The NFL Reviews Bad Fair Catch Rule, Then Reinforces Their Flawed Logic

So remember the botched Fair Catch situation in the Texans game last year where a punted ball bounced off of Jacoby Jones' chest, then Jason Mcourty caught it, ran in to the end zone and received a 15 yard penalty that let the Texans keep possession? Good times.

Well Fisher, a longtime member of the competition committee said that, while the ruling followed the letter of the law, it needed to be reviewed because it just didn't pass the eyeball test. Lots of people who followed the NFL though the rule needed to be changed because it doesn't make any sense when put into the flow of the game. If a receiving team's player calls for a fair catch, then touches the ball ball without securing it, the damned thing should be live.

Well the competition committee reviewed it and decided that, rather than change it, they'd just clarify the reasoning for the rule and eliminate the 15 yard penalty... because the 15 yards was the issue.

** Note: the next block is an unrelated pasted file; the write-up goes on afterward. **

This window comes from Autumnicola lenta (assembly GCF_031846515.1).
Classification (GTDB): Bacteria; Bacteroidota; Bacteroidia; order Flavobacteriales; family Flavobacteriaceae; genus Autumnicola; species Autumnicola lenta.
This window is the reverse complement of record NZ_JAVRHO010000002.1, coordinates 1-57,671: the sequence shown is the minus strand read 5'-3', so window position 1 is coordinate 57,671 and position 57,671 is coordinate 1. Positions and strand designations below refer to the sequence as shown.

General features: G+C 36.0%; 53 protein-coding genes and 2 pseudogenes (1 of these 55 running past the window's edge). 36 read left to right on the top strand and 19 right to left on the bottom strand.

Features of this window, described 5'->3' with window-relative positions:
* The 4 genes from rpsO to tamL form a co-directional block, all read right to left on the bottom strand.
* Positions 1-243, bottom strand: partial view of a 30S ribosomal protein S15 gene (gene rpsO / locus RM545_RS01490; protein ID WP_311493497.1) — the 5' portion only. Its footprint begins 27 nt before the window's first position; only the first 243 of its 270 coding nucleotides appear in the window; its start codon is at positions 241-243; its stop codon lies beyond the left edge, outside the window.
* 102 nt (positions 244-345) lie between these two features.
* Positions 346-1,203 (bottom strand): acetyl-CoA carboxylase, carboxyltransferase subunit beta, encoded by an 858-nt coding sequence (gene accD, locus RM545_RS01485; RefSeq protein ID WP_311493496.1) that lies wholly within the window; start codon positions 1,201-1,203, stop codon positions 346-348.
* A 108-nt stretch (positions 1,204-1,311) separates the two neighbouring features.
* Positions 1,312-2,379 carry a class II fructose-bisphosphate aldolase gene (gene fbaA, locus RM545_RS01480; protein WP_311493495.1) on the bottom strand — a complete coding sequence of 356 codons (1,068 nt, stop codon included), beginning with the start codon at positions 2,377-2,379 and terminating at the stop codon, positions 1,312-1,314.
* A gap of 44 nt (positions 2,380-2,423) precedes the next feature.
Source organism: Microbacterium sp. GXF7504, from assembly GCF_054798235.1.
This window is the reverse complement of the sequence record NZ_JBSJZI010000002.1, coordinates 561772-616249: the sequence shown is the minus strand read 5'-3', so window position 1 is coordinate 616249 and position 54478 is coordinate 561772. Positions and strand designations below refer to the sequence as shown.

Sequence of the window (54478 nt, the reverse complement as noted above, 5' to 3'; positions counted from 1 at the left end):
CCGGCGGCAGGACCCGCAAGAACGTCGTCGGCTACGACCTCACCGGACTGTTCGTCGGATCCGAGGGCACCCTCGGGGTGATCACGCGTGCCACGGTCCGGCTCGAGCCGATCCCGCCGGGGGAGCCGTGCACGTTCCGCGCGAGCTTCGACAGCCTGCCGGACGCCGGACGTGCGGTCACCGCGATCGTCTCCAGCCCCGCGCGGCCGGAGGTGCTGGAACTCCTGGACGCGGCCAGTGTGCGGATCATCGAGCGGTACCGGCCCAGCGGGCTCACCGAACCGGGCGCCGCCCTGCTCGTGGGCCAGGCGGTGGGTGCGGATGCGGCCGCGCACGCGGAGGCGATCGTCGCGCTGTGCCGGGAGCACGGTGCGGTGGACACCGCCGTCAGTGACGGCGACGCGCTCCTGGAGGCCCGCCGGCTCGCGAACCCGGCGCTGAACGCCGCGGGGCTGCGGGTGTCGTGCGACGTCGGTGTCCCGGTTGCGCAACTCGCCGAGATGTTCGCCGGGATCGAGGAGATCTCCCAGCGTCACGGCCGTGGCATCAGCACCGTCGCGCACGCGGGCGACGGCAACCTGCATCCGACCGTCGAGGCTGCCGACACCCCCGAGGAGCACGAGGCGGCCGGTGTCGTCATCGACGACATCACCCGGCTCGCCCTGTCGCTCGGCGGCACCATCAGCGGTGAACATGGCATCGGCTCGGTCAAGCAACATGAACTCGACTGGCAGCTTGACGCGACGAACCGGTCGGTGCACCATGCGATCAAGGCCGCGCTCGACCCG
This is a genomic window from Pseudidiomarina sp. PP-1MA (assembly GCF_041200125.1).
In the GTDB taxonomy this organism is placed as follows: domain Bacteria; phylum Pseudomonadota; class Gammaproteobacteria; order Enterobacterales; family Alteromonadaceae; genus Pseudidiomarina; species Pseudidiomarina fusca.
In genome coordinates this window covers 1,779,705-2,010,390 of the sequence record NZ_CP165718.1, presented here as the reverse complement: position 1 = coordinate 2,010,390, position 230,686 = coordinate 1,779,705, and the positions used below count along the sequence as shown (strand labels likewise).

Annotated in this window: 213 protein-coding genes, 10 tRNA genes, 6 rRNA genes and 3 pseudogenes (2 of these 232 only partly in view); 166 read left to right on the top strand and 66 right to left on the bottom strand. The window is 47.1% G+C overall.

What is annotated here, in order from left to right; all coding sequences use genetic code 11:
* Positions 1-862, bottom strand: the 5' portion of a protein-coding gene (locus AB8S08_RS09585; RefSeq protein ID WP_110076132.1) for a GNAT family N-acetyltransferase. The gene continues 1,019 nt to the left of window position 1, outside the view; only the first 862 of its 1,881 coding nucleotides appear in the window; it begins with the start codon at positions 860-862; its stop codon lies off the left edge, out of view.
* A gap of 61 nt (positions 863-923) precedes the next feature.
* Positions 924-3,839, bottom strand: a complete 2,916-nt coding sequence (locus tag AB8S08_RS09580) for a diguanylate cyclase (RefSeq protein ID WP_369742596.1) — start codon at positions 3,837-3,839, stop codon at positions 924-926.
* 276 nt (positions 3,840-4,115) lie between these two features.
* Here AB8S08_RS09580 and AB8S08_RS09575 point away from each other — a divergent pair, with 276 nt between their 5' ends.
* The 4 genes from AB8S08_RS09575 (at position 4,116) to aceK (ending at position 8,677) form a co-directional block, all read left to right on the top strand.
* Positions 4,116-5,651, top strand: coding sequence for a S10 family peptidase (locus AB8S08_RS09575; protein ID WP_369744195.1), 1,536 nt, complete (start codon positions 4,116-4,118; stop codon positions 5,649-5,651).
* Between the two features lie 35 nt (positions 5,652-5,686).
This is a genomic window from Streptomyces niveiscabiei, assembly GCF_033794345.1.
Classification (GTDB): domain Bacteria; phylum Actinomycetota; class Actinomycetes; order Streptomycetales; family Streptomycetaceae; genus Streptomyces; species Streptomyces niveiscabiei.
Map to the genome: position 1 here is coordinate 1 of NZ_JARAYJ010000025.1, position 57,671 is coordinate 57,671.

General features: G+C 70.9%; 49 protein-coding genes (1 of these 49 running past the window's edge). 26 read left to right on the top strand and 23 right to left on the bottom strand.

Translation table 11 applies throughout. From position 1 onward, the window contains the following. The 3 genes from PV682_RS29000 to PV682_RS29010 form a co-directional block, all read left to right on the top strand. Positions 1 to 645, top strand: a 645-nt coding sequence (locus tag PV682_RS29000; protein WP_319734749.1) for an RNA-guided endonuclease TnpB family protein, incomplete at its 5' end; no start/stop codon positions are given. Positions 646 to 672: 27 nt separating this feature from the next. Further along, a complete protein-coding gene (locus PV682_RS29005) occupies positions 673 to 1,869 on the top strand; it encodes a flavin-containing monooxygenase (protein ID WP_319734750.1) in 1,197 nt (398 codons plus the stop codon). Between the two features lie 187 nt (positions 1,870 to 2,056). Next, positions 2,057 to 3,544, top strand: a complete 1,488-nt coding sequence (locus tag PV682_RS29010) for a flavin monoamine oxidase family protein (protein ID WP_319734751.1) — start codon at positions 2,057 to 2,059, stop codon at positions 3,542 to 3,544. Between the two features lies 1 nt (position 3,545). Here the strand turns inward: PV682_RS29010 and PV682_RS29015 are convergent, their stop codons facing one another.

If you don't follow us through the jump, you'll never know the rest of the story (what up Paul Harvey)...

Here's how The Palm Beach Post's Daily Dolphin blog summarized this rule, and the other 2010 rule changes:

4. If a punt returner signals for fair catch, muffs the punt and the ball is caught by the punting team before it hits the ground, a fair catch is awarded to the receiving team at the spot of the interference (i.e. it’s not a fumble). But the punting team is no longer penalized for attempting to catch a muffed fair catch (current penalty is too severe).

Bleeding Green Nation has video of the NFL officials demonstrating the new ruling, juts in case you need an audio-visual element to spot complete idiocy:


Now, am I a homer? Hells yes; you're not a fan if you aren't a homer to some extent. But, that doesn't matter one bit here. I don't care how you position it, the rule should be that once a returner touches the ball, it's live. Why in the world is it the punting team's obligation to make sure the receiver gets multiple opportunities to catch the ball? They're already immune from being hit before they touch it, so why the extra advantage?

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